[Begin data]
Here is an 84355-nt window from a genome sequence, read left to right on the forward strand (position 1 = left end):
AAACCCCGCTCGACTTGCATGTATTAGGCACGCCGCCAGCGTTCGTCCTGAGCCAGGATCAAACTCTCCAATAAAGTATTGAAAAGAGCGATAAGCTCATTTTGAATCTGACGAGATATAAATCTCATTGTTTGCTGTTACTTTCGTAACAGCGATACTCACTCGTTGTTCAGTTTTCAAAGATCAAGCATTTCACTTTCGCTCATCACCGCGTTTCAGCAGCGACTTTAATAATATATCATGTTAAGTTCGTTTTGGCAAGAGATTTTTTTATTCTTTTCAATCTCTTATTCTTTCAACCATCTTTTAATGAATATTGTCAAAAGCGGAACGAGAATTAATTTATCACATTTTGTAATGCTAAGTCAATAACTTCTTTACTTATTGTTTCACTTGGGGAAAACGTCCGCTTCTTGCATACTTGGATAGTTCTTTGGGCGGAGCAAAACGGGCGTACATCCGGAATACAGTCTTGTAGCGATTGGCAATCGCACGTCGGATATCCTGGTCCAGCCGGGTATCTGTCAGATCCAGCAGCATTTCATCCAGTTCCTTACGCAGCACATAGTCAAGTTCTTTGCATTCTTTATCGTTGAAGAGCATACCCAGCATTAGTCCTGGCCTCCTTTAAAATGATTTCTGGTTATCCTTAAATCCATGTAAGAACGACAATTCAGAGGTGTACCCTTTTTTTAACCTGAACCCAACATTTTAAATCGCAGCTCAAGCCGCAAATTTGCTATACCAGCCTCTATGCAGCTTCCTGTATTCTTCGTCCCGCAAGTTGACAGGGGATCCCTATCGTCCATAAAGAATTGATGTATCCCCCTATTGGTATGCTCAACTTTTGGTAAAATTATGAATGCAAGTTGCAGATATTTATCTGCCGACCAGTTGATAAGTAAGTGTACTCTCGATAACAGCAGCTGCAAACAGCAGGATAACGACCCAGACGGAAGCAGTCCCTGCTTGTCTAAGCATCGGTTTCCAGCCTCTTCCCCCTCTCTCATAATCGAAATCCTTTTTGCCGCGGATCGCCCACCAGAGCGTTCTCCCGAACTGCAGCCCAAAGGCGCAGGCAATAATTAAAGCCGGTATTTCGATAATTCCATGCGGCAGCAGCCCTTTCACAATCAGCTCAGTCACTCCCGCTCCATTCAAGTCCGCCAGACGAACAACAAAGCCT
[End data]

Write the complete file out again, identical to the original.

Here is an 84355-nt window from a genome sequence, read left to right on the forward strand (position 1 = left end):
AAACCCCGCTCGACTTGCATGTATTAGGCACGCCGCCAGCGTTCGTCCTGAGCCAGGATCAAACTCTCCAATAAAGTATTGAAAAGAGCGATAAGCTCATTTTGAATCTGACGAGATATAAATCTCATTGTTTGCTGTTACTTTCGTAACAGCGATACTCACTCGTTGTTCAGTTTTCAAAGATCAAGCATTTCACTTTCGCTCATCACCGCGTTTCAGCAGCGACTTTAATAATATATCATGTTAAGTTCGTTTTGGCAAGAGATTTTTTTATTCTTTTCAATCTCTTATTCTTTCAACCATCTTTTAATGAATATTGTCAAAAGCGGAACGAGAATTAATTTATCACATTTTGTAATGCTAAGTCAATAACTTCTTTACTTATTGTTTCACTTGGGGAAAACGTCCGCTTCTTGCATACTTGGATAGTTCTTTGGGCGGAGCAAAACGGGCGTACATCCGGAATACAGTCTTGTAGCGATTGGCAATCGCACGTCGGATATCCTGGTCCAGCCGGGTATCTGTCAGATCCAGCAGCATTTCATCCAGTTCCTTACGCAGCACATAGTCAAGTTCTTTGCATTCTTTATCGTTGAAGAGCATACCCAGCATTAGTCCTGGCCTCCTTTAAAATGATTTCTGGTTATCCTTAAATCCATGTAAGAACGACAATTCAGAGGTGTACCCTTTTTTTAACCTGAACCCAACATTTTAAATCGCAGCTCAAGCCGCAAATTTGCTATACCAGCCTCTATGCAGCTTCCTGTATTCTTCGTCCCGCAAGTTGACAGGGGATCCCTATCGTCCATAAAGAATTGATGTATCCCCCTATTGGTATGCTCAACTTTTGGTAAAATTATGAATGCAAGTTGCAGATATTTATCTGCCGACCAGTTGATAAGTAAGTGTACTCTCGATAACAGCAGCTGCAAACAGCAGGATAACGACCCAGACGGAAGCAGTCCCTGCTTGTCTAAGCATCGGTTTCCAGCCTCTTCCCCCTCTCTCATAATCGAAATCCTTTTTGCCGCGGATCGCCCACCAGAGCGTTCTCCCGAACTGCAGCCCAAAGGCGCAGGCAATAATTAAAGCCGGTATTTCGATAATTCCATGCGGCAGCAGCCCTTTCACAATCAGCTCAGTCACTCCCGCTCCATTCAAGTCCGCCAGACGAACAACAAAGCCT